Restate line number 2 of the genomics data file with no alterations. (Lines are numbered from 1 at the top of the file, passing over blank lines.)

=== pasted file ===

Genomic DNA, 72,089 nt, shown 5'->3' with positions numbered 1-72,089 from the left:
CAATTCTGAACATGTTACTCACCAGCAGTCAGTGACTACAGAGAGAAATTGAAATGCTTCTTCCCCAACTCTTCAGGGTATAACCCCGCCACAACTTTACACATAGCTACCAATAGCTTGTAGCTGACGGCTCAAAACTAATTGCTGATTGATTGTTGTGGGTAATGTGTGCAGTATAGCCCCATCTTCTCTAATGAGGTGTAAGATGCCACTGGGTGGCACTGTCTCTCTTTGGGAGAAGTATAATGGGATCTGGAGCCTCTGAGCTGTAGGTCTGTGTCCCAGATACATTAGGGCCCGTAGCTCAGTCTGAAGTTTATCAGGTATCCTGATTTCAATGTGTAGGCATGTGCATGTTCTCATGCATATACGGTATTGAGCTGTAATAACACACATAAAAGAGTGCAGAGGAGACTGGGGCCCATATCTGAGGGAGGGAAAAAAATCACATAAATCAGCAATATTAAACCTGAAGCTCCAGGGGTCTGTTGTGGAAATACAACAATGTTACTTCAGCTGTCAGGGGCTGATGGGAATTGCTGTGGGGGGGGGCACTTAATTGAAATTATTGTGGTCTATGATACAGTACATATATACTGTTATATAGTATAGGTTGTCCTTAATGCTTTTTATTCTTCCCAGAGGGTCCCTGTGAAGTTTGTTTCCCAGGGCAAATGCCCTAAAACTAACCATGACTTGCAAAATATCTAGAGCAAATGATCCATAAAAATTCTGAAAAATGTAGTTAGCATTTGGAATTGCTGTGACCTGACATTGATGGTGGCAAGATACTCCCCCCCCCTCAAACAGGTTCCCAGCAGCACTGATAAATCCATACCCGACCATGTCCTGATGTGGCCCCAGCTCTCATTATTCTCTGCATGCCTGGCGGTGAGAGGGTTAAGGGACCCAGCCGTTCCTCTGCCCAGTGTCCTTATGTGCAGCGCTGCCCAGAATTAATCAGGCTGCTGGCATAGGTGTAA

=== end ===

CAATTCTGAACATGTTACTCACCAGCAGTCAGTGACTACAGAGAGAAATTGAAATGCTTCTTCCCCAACTCTTCAGGGTATAACCCCGCCACAACTTTACACATAGCTACCAATAGCTTGTAGCTGACGGCTCAAAACTAATTGCTGATTGATTGTTGTGGGTAATGTGTGCAGTATAGCCCCATCTTCTCTAATGAGGTGTAAGATGCCACTGGGTGGCACTGTCTCTCTTTGGGAGAAGTATAATGGGATCTGGAGCCTCTGAGCTGTAGGTCTGTGTCCCAGATACATTAGGGCCCGTAGCTCAGTCTGAAGTTTATCAGGTATCCTGATTTCAATGTGTAGGCATGTGCATGTTCTCATGCATATACGGTATTGAGCTGTAATAACACACATAAAAGAGTGCAGAGGAGACTGGGGCCCATATCTGAGGGAGGGAAAAAAATCACATAAATCAGCAATATTAAACCTGAAGCTCCAGGGGTCTGTTGTGGAAATACAACAATGTTACTTCAGCTGTCAGGGGCTGATGGGAATTGCTGTGGGGGGGGGCACTTAATTGAAATTATTGTGGTCTATGATACAGTACATATATACTGTTATATAGTATAGGTTGTCCTTAATGCTTTTTATTCTTCCCAGAGGGTCCCTGTGAAGTTTGTTTCCCAGGGCAAATGCCCTAAAACTAACCATGACTTGCAAAATATCTAGAGCAAATGATCCATAAAAATTCTGAAAAATGTAGTTAGCATTTGGAATTGCTGTGACCTGACATTGATGGTGGCAAGATACTCCCCCCCCCTCAAACAGGTTCCCAGCAGCACTGATAAATCCATACCCGACCATGTCCTGATGTGGCCCCAGCTCTCATTATTCTCTGCATGCCTGGCGGTGAGAGGGTTAAGGGACCCAGCCGTTCCTCTGCCCAGTGTCCTTATGTGCAGCGCTGCCCAGAATTAATCAGGCTGCTGGCATAGGTGTAA